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Class, Contention, and a World in Motion

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Volume 8


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Class, Contention, and a World in Motion

Edited by Winnie Lem and Pauline Gardiner Barber

246 pages, bibliog., index

ISBN  978-1-84545-686-3 $135.00/£99.00 / Hb / Published (July 2010)

ISBN  978-0-85745-794-3 $34.95/£27.95 / Pb / Published (December 2012)

eISBN 978-1-84545-840-9 eBook

View CartYour country: - edit Request a Review or Examination Copy (in Digital Format)Recommend to your LibraryAvailable in GOBI®


 This volume fills a theoretical and empirical gap in the study of migration and globalization. Drawing upon the wealth of insights that anthropology may provide into the complex tapestry of spatial mobility, the volume enriches our understanding of the reasons behind global migration, providing a view of its effects on migrants and the social formation they are part of. ·  Social Anthropology/Anthropologie sociale

"This book represents a superb edited collection of important and relevant articles on the relationship between class and migration in the contemporary world. As such, the introduction and the articles make a major contribution to the literatures on migration and industrial/service work under contemporary capitalist conditions of labor and neoliberal globalization."  ·  Donald M. Nonini, University of North Carolina, Chapel Hill

“The authors challenge currently dominant approaches to migration, and offer important ways to move between the individual experience and the structure of the world system.”  ·  Alan Smart, University of Calgary


Prevailing scholarship on migration tends to present migrants as the objects of history, subjected to abstract global forces or to concrete forms of regulation imposed by state and supra state organizations. In this volume, by contrast, the focus is on migrants as the subjects of history who not only react but also act to engage with and transform their worlds. Using ethnographic examples from Africa, Asia, Europe, North America and the Middle East, contributors question how and why particular forms of political struggle and collective action may, or indeed may not, be carried forward in the context of geographic and social border crossings. In doing so, they bring the dynamic relationship between class, gender, and culture to the forefront in each distinctive migration setting.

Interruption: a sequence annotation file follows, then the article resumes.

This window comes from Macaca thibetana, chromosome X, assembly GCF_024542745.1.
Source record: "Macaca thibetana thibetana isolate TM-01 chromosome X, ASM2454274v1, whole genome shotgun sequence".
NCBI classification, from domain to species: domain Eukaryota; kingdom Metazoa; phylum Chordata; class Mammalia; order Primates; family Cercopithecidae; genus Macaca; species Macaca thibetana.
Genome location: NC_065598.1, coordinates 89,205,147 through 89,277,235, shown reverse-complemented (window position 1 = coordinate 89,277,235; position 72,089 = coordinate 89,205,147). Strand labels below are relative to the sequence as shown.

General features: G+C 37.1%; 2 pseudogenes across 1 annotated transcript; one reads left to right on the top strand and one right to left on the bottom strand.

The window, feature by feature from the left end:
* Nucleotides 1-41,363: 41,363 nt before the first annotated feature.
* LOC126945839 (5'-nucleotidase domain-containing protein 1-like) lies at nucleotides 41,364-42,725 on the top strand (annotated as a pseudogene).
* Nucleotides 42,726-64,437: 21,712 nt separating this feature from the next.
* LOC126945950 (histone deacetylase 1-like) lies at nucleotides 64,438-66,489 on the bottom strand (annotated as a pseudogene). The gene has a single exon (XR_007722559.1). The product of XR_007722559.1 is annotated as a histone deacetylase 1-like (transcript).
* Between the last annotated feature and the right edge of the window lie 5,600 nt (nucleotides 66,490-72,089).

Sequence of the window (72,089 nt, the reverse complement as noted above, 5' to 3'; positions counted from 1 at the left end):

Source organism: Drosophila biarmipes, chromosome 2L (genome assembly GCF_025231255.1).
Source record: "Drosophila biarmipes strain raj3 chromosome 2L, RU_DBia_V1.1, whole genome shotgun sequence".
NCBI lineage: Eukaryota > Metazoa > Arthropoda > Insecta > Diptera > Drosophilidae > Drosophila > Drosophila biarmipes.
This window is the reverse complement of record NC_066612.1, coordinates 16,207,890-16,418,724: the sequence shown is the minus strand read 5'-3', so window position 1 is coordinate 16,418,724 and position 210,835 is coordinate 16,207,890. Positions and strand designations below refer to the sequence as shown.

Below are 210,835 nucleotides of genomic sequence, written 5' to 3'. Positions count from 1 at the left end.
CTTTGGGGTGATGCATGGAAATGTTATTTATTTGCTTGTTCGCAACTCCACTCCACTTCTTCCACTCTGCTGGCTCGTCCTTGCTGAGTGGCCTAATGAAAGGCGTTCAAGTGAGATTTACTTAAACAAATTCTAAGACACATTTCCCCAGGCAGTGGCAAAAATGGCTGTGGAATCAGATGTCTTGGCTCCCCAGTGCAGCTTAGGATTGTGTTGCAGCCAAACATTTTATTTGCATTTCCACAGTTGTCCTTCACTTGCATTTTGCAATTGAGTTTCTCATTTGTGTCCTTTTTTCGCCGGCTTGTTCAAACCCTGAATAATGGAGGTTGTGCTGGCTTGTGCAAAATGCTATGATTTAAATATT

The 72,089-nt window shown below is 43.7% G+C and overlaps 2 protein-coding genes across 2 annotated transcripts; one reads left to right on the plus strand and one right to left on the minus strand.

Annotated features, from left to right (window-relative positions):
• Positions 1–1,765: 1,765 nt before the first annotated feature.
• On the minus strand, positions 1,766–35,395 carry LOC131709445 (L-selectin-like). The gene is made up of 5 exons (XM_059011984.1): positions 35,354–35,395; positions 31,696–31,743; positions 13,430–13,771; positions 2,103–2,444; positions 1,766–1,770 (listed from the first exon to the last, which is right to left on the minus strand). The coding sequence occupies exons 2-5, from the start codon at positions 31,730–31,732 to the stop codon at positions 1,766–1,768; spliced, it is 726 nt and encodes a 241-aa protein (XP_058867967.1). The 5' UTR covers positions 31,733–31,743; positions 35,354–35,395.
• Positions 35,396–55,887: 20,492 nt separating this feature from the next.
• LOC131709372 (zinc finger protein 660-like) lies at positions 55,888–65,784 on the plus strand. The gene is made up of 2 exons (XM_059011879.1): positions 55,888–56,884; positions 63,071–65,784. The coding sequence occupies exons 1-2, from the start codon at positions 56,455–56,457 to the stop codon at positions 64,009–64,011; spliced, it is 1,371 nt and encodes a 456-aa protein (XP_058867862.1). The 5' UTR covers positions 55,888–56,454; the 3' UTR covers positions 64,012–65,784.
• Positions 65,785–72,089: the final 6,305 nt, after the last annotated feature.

Winnie Lem is professor of International Development Studies at Trent University, Canada. Her publications include Cultivating Dissent: Work, Identity and Praxis in Rural Languedoc (SUNY Press,1997); Culture, Economy, Power: Anthropology as Critique; Anthropology as Praxis (SUNY Press, 2002) [co-edited with Belinda Leach]; Confronting Capital: Critique and Engagement in Anthropology (Routledge, 2012) [co-edited with Belinda Leach and Pauline Gardiner Barber]; Migration in the 21st Century:  Political Economy and Ethnography (Routledge, 2012 [co-edited with Pauline Gardiner Barber]. She has published in American Ethnologist, Critique of Anthropology, Ethnic and Racial Studies and is currently co-editor-in-chief of Dialectical Anthropology.

Pauline Gardiner Barber is Professor of Anthropology at Dalhousie University, Canada. Recent articles on Filipinos as global migrants appear in Berghahn, Blackwell, SUNY and Routledge volumes, as well as journals such as the Third World Quarterly, Focaal: European Journal of Anthropology and Anthropologica. She is co-editor of the Ashgate Press series Gender in a Global/Local World.

Subject: Refugee and Migration StudiesMobility StudiesAnthropology (General)


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